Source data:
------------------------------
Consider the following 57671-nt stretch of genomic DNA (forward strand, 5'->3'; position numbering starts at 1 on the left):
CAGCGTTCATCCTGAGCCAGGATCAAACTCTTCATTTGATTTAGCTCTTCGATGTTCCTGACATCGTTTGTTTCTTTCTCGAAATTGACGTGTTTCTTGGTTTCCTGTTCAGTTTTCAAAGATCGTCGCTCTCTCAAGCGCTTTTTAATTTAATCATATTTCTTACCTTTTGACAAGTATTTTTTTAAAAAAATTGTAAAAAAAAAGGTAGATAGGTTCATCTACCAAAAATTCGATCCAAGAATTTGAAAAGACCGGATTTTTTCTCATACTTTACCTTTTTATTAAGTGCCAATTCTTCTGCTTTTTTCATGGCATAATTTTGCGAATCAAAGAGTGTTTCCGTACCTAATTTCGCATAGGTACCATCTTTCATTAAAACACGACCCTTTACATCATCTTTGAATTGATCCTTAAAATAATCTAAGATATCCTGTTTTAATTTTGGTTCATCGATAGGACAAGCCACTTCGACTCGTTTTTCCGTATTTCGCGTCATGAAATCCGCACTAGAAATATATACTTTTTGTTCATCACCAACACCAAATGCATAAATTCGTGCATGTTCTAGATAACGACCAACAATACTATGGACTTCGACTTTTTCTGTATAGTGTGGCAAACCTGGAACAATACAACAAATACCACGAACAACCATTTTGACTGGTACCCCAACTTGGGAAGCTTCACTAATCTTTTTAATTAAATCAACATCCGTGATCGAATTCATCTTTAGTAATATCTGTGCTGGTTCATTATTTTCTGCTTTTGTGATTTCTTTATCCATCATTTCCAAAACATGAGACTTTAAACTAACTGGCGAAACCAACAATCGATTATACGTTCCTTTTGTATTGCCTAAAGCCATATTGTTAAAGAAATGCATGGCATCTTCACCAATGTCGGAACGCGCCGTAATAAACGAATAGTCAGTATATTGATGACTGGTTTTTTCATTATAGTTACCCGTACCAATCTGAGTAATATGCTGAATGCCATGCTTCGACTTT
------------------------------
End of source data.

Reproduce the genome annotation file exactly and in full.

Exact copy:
Consider the following 57671-nt stretch of genomic DNA (forward strand, 5'->3'; position numbering starts at 1 on the left):
CAGCGTTCATCCTGAGCCAGGATCAAACTCTTCATTTGATTTAGCTCTTCGATGTTCCTGACATCGTTTGTTTCTTTCTCGAAATTGACGTGTTTCTTGGTTTCCTGTTCAGTTTTCAAAGATCGTCGCTCTCTCAAGCGCTTTTTAATTTAATCATATTTCTTACCTTTTGACAAGTATTTTTTTAAAAAAATTGTAAAAAAAAAGGTAGATAGGTTCATCTACCAAAAATTCGATCCAAGAATTTGAAAAGACCGGATTTTTTCTCATACTTTACCTTTTTATTAAGTGCCAATTCTTCTGCTTTTTTCATGGCATAATTTTGCGAATCAAAGAGTGTTTCCGTACCTAATTTCGCATAGGTACCATCTTTCATTAAAACACGACCCTTTACATCATCTTTGAATTGATCCTTAAAATAATCTAAGATATCCTGTTTTAATTTTGGTTCATCGATAGGACAAGCCACTTCGACTCGTTTTTCCGTATTTCGCGTCATGAAATCCGCACTAGAAATATATACTTTTTGTTCATCACCAACACCAAATGCATAAATTCGTGCATGTTCTAGATAACGACCAACAATACTATGGACTTCGACTTTTTCTGTATAGTGTGGCAAACCTGGAACAATACAACAAATACCACGAACAACCATTTTGACTGGTACCCCAACTTGGGAAGCTTCACTAATCTTTTTAATTAAATCAACATCCGTGATCGAATTCATCTTTAGTAATATCTGTGCTGGTTCATTATTTTCTGCTTTTGTGATTTCTTTATCCATCATTTCCAAAACATGAGACTTTAAACTAACTGGCGAAACCAACAATCGATTATACGTTCCTTTTGTATTGCCTAAAGCCATATTGTTAAAGAAATGCATGGCATCTTCACCAATGTCGGAACGCGCCGTAATAAACGAATAGTCAGTATATTGATGACTGGTTTTTTCATTATAGTTACCCGTACCAATCTGAGTAATATGCTGAATGCCATGCTTCGACTTT